Pump Bearing Lubrication Types Explained
In industrial engineering, friction can be helpful in some areas while it can severely affect performance in others. In pumps, friction serves the latter purpose. When two surfaces slide across each other, there acts a resistive force called friction. This resistive force slows down the movement between the parts and expends energy in the form of heat or sound.
Therefore, pump design engineers always ensure that their design involves elements that keep friction to a minimum. Lubrication is one of the most effective ways to reduce friction between sliding parts. Automotive engines are a prime example of how lubrication plays a critical role in maintaining engine performance. Similarly, pumps need lubrication between moving parts, especially bearings, to ensure longevity and consistent performance efficiency.
The Importance of Lubrication in Pump Bearings
In a pump, bearings are used to support the load of the rotational parts. These bearings are designed to support both axial and radial loads. Therefore, the pump bearings must be adequately lubricated to facilitate smooth movement.
When a bearing is not lubricated, it fails to offset the friction, causing the pump to lose performance. After a continuous use without lubrication, the bearings themselves get affected by friction and ultimately fail.
Types of Bearing Lubrication
Pump bearings use several types of lubricants. Let’s review some of the most common ones.
Grease is the most popular bearing lubrication method found in most pump applications. The first and foremost advantage of using grease is its simplicity. Applying a layer of grease onto the bearing is relatively easy and doesn’t leak out. In addition, it protects the inner elements from contamination and doesn’t require frequent monitoring.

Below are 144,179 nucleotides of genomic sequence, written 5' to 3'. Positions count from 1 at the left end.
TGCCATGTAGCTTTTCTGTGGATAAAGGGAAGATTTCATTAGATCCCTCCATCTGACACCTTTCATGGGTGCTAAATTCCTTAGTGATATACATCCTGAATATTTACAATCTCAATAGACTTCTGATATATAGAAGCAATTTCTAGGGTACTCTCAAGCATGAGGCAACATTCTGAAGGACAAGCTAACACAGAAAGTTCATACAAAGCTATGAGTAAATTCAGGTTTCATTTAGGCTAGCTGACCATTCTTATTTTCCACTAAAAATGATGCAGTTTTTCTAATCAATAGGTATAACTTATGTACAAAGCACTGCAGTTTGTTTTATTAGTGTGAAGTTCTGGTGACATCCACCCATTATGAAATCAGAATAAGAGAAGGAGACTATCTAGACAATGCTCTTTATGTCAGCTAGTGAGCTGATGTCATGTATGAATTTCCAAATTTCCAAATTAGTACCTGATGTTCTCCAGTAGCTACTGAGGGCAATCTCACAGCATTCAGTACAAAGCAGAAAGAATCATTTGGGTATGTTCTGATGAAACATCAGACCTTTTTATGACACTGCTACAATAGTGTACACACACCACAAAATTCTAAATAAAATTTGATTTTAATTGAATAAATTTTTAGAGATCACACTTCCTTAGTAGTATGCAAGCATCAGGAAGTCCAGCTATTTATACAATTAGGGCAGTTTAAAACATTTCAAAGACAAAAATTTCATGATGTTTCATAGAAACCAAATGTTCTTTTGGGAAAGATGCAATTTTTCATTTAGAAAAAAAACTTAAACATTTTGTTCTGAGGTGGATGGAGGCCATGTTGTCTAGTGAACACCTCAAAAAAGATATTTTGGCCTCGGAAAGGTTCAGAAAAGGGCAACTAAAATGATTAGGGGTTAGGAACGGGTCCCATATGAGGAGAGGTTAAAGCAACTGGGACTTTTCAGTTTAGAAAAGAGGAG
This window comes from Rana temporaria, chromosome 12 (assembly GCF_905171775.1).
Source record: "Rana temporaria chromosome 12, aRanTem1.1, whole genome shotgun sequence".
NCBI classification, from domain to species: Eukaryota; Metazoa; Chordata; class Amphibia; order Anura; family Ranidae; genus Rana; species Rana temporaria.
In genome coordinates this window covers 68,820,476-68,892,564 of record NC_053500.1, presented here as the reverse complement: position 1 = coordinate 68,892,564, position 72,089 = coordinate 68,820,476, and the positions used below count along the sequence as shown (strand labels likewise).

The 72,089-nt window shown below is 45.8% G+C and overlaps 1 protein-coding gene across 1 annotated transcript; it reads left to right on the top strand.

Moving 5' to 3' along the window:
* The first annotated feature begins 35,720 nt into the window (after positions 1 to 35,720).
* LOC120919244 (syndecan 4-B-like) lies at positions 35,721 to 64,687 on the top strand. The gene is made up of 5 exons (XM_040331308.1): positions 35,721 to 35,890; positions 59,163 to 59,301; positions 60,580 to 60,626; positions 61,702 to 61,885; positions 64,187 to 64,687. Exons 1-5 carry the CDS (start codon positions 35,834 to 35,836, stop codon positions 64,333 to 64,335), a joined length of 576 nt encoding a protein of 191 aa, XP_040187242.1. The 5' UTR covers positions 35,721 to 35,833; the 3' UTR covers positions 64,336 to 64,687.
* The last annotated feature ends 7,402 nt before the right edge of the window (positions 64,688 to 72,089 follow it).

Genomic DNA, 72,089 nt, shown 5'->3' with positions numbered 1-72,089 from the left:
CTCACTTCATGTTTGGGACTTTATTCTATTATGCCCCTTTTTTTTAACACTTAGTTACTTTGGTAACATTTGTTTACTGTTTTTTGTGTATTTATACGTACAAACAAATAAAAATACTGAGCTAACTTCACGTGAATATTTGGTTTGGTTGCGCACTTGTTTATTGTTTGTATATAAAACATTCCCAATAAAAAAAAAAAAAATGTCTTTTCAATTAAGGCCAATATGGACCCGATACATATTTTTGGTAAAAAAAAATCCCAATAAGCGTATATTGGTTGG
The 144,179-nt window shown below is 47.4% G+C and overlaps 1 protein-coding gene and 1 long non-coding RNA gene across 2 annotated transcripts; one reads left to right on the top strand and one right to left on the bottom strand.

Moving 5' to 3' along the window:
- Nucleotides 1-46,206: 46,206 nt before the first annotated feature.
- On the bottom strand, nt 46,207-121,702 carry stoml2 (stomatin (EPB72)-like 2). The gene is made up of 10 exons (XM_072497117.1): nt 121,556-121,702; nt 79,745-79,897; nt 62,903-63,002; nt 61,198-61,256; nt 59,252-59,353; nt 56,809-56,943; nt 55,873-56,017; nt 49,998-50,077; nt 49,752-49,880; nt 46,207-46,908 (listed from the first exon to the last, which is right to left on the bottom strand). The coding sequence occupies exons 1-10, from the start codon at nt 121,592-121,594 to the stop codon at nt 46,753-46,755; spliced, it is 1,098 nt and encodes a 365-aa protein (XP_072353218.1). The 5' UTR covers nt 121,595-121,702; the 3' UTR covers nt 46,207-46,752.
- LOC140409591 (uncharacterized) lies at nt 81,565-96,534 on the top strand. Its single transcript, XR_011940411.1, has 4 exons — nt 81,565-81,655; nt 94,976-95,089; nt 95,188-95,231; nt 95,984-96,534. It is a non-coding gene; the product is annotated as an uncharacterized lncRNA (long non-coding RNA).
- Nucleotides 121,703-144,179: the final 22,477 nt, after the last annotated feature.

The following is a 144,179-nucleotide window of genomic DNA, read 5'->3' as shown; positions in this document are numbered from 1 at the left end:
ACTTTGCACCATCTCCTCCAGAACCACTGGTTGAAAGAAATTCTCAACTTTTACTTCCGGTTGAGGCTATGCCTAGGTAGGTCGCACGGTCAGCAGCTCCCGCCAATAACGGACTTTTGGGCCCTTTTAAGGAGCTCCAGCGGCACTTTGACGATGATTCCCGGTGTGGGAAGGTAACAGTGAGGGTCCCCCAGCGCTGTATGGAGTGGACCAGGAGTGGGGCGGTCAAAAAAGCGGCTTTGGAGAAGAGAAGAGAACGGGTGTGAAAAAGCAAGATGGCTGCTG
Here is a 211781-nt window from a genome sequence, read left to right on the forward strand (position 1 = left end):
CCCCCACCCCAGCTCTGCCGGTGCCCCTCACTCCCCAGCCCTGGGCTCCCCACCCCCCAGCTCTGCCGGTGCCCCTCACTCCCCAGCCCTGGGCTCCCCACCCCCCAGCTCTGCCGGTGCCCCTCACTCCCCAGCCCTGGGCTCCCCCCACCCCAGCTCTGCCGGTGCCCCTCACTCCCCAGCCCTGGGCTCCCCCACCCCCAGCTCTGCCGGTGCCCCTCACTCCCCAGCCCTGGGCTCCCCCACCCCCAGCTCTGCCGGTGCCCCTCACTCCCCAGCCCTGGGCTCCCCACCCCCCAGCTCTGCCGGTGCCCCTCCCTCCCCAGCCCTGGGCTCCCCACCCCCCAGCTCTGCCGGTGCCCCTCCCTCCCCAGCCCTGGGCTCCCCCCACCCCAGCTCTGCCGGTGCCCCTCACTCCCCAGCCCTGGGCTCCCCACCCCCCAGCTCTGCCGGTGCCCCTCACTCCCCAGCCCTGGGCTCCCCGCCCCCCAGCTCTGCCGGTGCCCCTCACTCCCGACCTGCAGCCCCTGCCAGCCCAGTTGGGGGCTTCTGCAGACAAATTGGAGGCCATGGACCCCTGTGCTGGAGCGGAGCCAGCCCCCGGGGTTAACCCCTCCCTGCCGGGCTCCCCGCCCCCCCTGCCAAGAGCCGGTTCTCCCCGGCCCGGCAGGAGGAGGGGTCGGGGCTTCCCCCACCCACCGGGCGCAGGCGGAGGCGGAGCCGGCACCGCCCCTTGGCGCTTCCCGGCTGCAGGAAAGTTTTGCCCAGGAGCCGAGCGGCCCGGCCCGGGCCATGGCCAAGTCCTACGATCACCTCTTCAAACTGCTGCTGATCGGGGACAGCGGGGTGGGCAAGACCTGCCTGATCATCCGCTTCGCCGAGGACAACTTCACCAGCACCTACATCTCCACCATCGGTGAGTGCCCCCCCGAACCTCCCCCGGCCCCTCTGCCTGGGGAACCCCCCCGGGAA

However, grease can be highly viscous and causes the internal temperature to build up. Hence, it is not preferred in pumps that rotate at high speed.
While grease is easy to apply, clearing it out for maintenance is a hassle. On the other hand, oil lubricants are easier to clean. Moreover, newer application methods also make it easier to change the oil.
Oil lubricants offer less drag to motion and are excellent for high-speed, high-temperature applications. The oil lubricants are also great at efficiently taking away the internally generated heat from the bearing core. There are mainly two oil lubricants: mineral oil-based lubricant with additives and fully synthetic oil.
When it comes to oil, there are also different lubrication methods available. These methods describe how oil is supplied into the bearings. Some examples are oil bath, oil jet, oil drop, and oil mist.
Oil spray or oil mist
In this method, the oil is sprayed as a mist on the bearing. The advantage is that the amount of spray on the bearing can be controlled and adjusted based on the pump performance. Also, the oil being recirculated goes through a filter to prevent contaminants from entering the bearing. Since the oil is sprayed on the bearing, it does a great job of removing the internal heat from the bearing.
Need More Help on Pump Bearing Lubrication?
Your pump’s performance and longevity depend primarily on how well you maintain it. Following maintenance schedules and keeping a check on your pump’s lubrication system are a few of the critical steps to keep your pump operating at peak efficiency.
At Hayes Pump, we offer pump maintenance programs carried out by fully trained personnel to help keep your pumps in the best shape with minimal downtime.